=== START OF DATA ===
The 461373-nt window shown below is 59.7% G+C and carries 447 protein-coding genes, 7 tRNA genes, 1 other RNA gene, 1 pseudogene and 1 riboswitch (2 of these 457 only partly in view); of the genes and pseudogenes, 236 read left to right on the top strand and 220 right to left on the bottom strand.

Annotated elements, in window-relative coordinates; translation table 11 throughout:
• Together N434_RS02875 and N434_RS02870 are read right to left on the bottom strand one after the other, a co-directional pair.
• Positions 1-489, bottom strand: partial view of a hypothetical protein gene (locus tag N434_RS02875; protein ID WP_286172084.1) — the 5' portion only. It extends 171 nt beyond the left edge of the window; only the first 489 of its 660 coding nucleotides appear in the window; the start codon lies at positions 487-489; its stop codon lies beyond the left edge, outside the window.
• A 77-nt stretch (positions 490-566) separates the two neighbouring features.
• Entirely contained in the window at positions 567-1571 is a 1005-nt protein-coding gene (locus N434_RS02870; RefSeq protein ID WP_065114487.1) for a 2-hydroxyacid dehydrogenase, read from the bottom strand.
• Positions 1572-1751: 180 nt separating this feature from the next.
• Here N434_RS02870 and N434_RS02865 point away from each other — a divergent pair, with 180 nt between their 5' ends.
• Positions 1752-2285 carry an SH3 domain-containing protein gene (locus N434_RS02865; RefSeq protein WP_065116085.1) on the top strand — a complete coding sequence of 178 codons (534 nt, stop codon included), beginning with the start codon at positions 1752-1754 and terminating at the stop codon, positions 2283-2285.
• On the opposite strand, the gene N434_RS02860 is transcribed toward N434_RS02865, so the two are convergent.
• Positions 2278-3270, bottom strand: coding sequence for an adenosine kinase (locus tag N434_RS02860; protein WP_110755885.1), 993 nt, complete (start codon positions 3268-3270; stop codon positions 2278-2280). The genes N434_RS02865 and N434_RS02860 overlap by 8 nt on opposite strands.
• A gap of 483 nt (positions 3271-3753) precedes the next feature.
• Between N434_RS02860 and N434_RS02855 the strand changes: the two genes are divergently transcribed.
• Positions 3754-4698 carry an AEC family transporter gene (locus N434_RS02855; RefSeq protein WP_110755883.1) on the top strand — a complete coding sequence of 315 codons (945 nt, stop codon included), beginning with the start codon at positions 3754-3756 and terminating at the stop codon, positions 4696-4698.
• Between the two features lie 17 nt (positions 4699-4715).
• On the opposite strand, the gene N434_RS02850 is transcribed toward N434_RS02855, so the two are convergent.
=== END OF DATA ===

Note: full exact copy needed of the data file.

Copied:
The 461373-nt window shown below is 59.7% G+C and carries 447 protein-coding genes, 7 tRNA genes, 1 other RNA gene, 1 pseudogene and 1 riboswitch (2 of these 457 only partly in view); of the genes and pseudogenes, 236 read left to right on the top strand and 220 right to left on the bottom strand.

Annotated elements, in window-relative coordinates; translation table 11 throughout:
• Together N434_RS02875 and N434_RS02870 are read right to left on the bottom strand one after the other, a co-directional pair.
• Positions 1-489, bottom strand: partial view of a hypothetical protein gene (locus tag N434_RS02875; protein ID WP_286172084.1) — the 5' portion only. It extends 171 nt beyond the left edge of the window; only the first 489 of its 660 coding nucleotides appear in the window; the start codon lies at positions 487-489; its stop codon lies beyond the left edge, outside the window.
• A 77-nt stretch (positions 490-566) separates the two neighbouring features.
• Entirely contained in the window at positions 567-1571 is a 1005-nt protein-coding gene (locus N434_RS02870; RefSeq protein ID WP_065114487.1) for a 2-hydroxyacid dehydrogenase, read from the bottom strand.
• Positions 1572-1751: 180 nt separating this feature from the next.
• Here N434_RS02870 and N434_RS02865 point away from each other — a divergent pair, with 180 nt between their 5' ends.
• Positions 1752-2285 carry an SH3 domain-containing protein gene (locus N434_RS02865; RefSeq protein WP_065116085.1) on the top strand — a complete coding sequence of 178 codons (534 nt, stop codon included), beginning with the start codon at positions 1752-1754 and terminating at the stop codon, positions 2283-2285.
• On the opposite strand, the gene N434_RS02860 is transcribed toward N434_RS02865, so the two are convergent.
• Positions 2278-3270, bottom strand: coding sequence for an adenosine kinase (locus tag N434_RS02860; protein WP_110755885.1), 993 nt, complete (start codon positions 3268-3270; stop codon positions 2278-2280). The genes N434_RS02865 and N434_RS02860 overlap by 8 nt on opposite strands.
• A gap of 483 nt (positions 3271-3753) precedes the next feature.
• Between N434_RS02860 and N434_RS02855 the strand changes: the two genes are divergently transcribed.
• Positions 3754-4698 carry an AEC family transporter gene (locus N434_RS02855; RefSeq protein WP_110755883.1) on the top strand — a complete coding sequence of 315 codons (945 nt, stop codon included), beginning with the start codon at positions 3754-3756 and terminating at the stop codon, positions 4696-4698.
• Between the two features lie 17 nt (positions 4699-4715).
• On the opposite strand, the gene N434_RS02850 is transcribed toward N434_RS02855, so the two are convergent.